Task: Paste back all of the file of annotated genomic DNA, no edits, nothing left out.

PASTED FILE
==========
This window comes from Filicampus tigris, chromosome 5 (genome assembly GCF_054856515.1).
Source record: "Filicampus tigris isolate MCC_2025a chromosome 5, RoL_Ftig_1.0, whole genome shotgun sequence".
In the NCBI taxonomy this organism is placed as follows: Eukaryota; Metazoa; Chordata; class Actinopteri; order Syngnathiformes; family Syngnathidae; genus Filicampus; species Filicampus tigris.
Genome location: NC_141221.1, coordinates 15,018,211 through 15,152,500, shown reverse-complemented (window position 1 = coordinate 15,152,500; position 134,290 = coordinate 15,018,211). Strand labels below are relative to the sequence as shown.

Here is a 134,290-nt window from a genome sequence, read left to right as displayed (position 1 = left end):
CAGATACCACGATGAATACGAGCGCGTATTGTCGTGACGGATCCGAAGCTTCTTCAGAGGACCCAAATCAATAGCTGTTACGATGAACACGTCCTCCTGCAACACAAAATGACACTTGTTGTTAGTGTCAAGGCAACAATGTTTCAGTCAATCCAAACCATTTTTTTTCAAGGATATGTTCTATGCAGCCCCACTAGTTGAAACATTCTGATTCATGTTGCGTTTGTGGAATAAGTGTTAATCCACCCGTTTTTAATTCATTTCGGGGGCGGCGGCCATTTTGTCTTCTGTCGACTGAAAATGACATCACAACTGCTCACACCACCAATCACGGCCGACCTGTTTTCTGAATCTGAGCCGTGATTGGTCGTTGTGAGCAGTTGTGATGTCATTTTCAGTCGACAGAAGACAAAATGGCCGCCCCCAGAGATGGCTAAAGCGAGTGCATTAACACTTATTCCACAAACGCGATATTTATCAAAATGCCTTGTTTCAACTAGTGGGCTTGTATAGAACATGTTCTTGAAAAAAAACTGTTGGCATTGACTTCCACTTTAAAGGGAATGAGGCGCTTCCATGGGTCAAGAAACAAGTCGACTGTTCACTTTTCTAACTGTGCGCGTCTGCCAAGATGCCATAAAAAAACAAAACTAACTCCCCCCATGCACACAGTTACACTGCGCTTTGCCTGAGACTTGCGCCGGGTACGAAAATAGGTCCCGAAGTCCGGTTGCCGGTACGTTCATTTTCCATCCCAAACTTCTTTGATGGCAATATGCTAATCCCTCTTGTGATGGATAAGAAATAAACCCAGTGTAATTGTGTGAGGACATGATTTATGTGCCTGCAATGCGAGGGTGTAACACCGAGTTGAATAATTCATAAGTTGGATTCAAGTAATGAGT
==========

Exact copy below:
This window comes from Filicampus tigris, chromosome 5 (genome assembly GCF_054856515.1).
Source record: "Filicampus tigris isolate MCC_2025a chromosome 5, RoL_Ftig_1.0, whole genome shotgun sequence".
In the NCBI taxonomy this organism is placed as follows: Eukaryota; Metazoa; Chordata; class Actinopteri; order Syngnathiformes; family Syngnathidae; genus Filicampus; species Filicampus tigris.
Genome location: NC_141221.1, coordinates 15,018,211 through 15,152,500, shown reverse-complemented (window position 1 = coordinate 15,152,500; position 134,290 = coordinate 15,018,211). Strand labels below are relative to the sequence as shown.

Here is a 134,290-nt window from a genome sequence, read left to right as displayed (position 1 = left end):
CAGATACCACGATGAATACGAGCGCGTATTGTCGTGACGGATCCGAAGCTTCTTCAGAGGACCCAAATCAATAGCTGTTACGATGAACACGTCCTCCTGCAACACAAAATGACACTTGTTGTTAGTGTCAAGGCAACAATGTTTCAGTCAATCCAAACCATTTTTTTTCAAGGATATGTTCTATGCAGCCCCACTAGTTGAAACATTCTGATTCATGTTGCGTTTGTGGAATAAGTGTTAATCCACCCGTTTTTAATTCATTTCGGGGGCGGCGGCCATTTTGTCTTCTGTCGACTGAAAATGACATCACAACTGCTCACACCACCAATCACGGCCGACCTGTTTTCTGAATCTGAGCCGTGATTGGTCGTTGTGAGCAGTTGTGATGTCATTTTCAGTCGACAGAAGACAAAATGGCCGCCCCCAGAGATGGCTAAAGCGAGTGCATTAACACTTATTCCACAAACGCGATATTTATCAAAATGCCTTGTTTCAACTAGTGGGCTTGTATAGAACATGTTCTTGAAAAAAAACTGTTGGCATTGACTTCCACTTTAAAGGGAATGAGGCGCTTCCATGGGTCAAGAAACAAGTCGACTGTTCACTTTTCTAACTGTGCGCGTCTGCCAAGATGCCATAAAAAAACAAAACTAACTCCCCCCATGCACACAGTTACACTGCGCTTTGCCTGAGACTTGCGCCGGGTACGAAAATAGGTCCCGAAGTCCGGTTGCCGGTACGTTCATTTTCCATCCCAAACTTCTTTGATGGCAATATGCTAATCCCTCTTGTGATGGATAAGAAATAAACCCAGTGTAATTGTGTGAGGACATGATTTATGTGCCTGCAATGCGAGGGTGTAACACCGAGTTGAATAATTCATAAGTTGGATTCAAGTAATGAGT